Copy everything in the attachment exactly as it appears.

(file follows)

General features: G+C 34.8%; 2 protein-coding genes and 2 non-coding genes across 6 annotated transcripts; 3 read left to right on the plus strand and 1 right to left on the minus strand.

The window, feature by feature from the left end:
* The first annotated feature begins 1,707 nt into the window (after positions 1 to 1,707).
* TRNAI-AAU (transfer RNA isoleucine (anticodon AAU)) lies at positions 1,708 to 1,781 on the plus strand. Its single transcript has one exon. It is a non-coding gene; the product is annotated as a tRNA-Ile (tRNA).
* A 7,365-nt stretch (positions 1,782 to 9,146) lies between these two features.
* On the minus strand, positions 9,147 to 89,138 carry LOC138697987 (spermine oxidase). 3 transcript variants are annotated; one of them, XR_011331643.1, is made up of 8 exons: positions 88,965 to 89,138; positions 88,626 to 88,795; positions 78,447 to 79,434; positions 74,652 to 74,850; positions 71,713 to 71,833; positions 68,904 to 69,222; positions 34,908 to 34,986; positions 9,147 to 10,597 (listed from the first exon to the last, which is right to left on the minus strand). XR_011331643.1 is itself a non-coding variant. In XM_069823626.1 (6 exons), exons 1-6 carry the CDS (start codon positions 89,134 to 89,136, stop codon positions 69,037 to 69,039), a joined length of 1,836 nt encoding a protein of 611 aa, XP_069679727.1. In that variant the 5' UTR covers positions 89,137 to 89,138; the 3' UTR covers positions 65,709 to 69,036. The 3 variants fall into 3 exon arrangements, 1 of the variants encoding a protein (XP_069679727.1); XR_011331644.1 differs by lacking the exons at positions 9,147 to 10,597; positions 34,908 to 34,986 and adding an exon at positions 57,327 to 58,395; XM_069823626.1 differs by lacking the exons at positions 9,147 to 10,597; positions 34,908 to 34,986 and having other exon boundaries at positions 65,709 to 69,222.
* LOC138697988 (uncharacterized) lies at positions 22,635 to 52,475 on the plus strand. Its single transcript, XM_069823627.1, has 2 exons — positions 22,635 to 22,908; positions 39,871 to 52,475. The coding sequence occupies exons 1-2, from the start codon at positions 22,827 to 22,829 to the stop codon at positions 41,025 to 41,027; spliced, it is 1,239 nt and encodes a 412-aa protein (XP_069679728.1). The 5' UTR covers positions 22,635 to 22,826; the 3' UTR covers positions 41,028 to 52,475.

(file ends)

General features: G+C 34.8%; 2 protein-coding genes and 2 non-coding genes across 6 annotated transcripts; 3 read left to right on the plus strand and 1 right to left on the minus strand.

The window, feature by feature from the left end:
* The first annotated feature begins 1,707 nt into the window (after positions 1 to 1,707).
* TRNAI-AAU (transfer RNA isoleucine (anticodon AAU)) lies at positions 1,708 to 1,781 on the plus strand. Its single transcript has one exon. It is a non-coding gene; the product is annotated as a tRNA-Ile (tRNA).
* A 7,365-nt stretch (positions 1,782 to 9,146) lies between these two features.
* On the minus strand, positions 9,147 to 89,138 carry LOC138697987 (spermine oxidase). 3 transcript variants are annotated; one of them, XR_011331643.1, is made up of 8 exons: positions 88,965 to 89,138; positions 88,626 to 88,795; positions 78,447 to 79,434; positions 74,652 to 74,850; positions 71,713 to 71,833; positions 68,904 to 69,222; positions 34,908 to 34,986; positions 9,147 to 10,597 (listed from the first exon to the last, which is right to left on the minus strand). XR_011331643.1 is itself a non-coding variant. In XM_069823626.1 (6 exons), exons 1-6 carry the CDS (start codon positions 89,134 to 89,136, stop codon positions 69,037 to 69,039), a joined length of 1,836 nt encoding a protein of 611 aa, XP_069679727.1. In that variant the 5' UTR covers positions 89,137 to 89,138; the 3' UTR covers positions 65,709 to 69,036. The 3 variants fall into 3 exon arrangements, 1 of the variants encoding a protein (XP_069679727.1); XR_011331644.1 differs by lacking the exons at positions 9,147 to 10,597; positions 34,908 to 34,986 and adding an exon at positions 57,327 to 58,395; XM_069823626.1 differs by lacking the exons at positions 9,147 to 10,597; positions 34,908 to 34,986 and having other exon boundaries at positions 65,709 to 69,222.
* LOC138697988 (uncharacterized) lies at positions 22,635 to 52,475 on the plus strand. Its single transcript, XM_069823627.1, has 2 exons — positions 22,635 to 22,908; positions 39,871 to 52,475. The coding sequence occupies exons 1-2, from the start codon at positions 22,827 to 22,829 to the stop codon at positions 41,025 to 41,027; spliced, it is 1,239 nt and encodes a 412-aa protein (XP_069679728.1). The 5' UTR covers positions 22,635 to 22,826; the 3' UTR covers positions 41,028 to 52,475.